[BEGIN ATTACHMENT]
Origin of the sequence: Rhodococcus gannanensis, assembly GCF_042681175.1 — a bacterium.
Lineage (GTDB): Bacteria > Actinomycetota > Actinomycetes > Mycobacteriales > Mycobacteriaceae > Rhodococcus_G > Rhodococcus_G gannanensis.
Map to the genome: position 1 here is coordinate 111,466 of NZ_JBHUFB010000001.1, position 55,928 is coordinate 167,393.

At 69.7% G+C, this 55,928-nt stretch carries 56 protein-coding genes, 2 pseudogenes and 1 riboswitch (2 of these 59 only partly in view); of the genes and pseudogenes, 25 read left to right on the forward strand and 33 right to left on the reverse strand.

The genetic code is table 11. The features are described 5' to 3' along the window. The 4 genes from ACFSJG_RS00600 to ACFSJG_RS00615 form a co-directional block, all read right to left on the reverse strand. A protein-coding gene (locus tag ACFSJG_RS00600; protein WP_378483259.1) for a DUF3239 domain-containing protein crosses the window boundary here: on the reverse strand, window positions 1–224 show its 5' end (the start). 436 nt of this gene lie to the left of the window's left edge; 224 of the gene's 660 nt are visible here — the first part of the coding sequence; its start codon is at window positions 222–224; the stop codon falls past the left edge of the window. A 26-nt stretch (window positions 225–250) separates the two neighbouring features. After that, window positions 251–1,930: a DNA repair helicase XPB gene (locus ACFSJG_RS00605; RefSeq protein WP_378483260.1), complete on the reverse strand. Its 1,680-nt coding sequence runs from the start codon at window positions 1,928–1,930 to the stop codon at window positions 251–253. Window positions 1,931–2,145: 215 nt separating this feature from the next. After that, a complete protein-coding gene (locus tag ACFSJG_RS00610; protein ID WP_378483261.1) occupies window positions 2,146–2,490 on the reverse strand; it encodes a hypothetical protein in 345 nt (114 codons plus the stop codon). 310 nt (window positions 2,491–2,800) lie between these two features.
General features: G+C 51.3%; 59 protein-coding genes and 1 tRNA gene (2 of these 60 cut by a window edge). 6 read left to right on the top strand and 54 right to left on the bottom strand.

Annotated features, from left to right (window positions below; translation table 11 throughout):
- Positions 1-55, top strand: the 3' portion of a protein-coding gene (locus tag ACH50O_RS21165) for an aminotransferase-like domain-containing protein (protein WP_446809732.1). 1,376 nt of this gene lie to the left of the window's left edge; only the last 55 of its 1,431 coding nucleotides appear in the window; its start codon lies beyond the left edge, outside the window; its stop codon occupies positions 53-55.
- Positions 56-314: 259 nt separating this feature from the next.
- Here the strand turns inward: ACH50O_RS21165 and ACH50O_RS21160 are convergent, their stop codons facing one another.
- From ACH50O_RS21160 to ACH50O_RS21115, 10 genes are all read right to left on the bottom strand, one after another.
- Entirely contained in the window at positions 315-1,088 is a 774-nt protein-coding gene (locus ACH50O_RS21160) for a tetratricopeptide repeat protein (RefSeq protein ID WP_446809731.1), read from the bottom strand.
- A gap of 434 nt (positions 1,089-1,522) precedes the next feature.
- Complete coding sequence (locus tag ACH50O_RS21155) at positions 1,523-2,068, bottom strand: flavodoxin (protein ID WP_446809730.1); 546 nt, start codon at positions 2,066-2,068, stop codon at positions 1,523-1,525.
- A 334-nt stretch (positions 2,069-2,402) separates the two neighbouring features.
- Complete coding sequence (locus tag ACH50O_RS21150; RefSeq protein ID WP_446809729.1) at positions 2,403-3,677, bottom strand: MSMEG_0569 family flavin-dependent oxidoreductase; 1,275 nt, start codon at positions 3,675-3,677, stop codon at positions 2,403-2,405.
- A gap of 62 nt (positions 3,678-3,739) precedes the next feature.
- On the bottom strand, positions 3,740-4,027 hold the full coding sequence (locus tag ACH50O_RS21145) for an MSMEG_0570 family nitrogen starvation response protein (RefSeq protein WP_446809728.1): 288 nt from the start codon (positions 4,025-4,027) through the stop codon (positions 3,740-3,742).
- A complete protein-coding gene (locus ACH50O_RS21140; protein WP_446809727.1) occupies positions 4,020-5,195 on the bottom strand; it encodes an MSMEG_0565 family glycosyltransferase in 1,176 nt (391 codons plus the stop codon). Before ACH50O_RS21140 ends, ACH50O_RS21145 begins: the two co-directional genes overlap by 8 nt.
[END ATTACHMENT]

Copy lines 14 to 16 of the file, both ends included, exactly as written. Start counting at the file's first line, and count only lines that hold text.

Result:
- Complete coding sequence (locus tag ACH50O_RS21155) at positions 1,523-2,068, bottom strand: flavodoxin (protein ID WP_446809730.1); 546 nt, start codon at positions 2,066-2,068, stop codon at positions 1,523-1,525.
- A 334-nt stretch (positions 2,069-2,402) separates the two neighbouring features.
- Complete coding sequence (locus tag ACH50O_RS21150; RefSeq protein ID WP_446809729.1) at positions 2,403-3,677, bottom strand: MSMEG_0569 family flavin-dependent oxidoreductase; 1,275 nt, start codon at positions 3,675-3,677, stop codon at positions 2,403-2,405.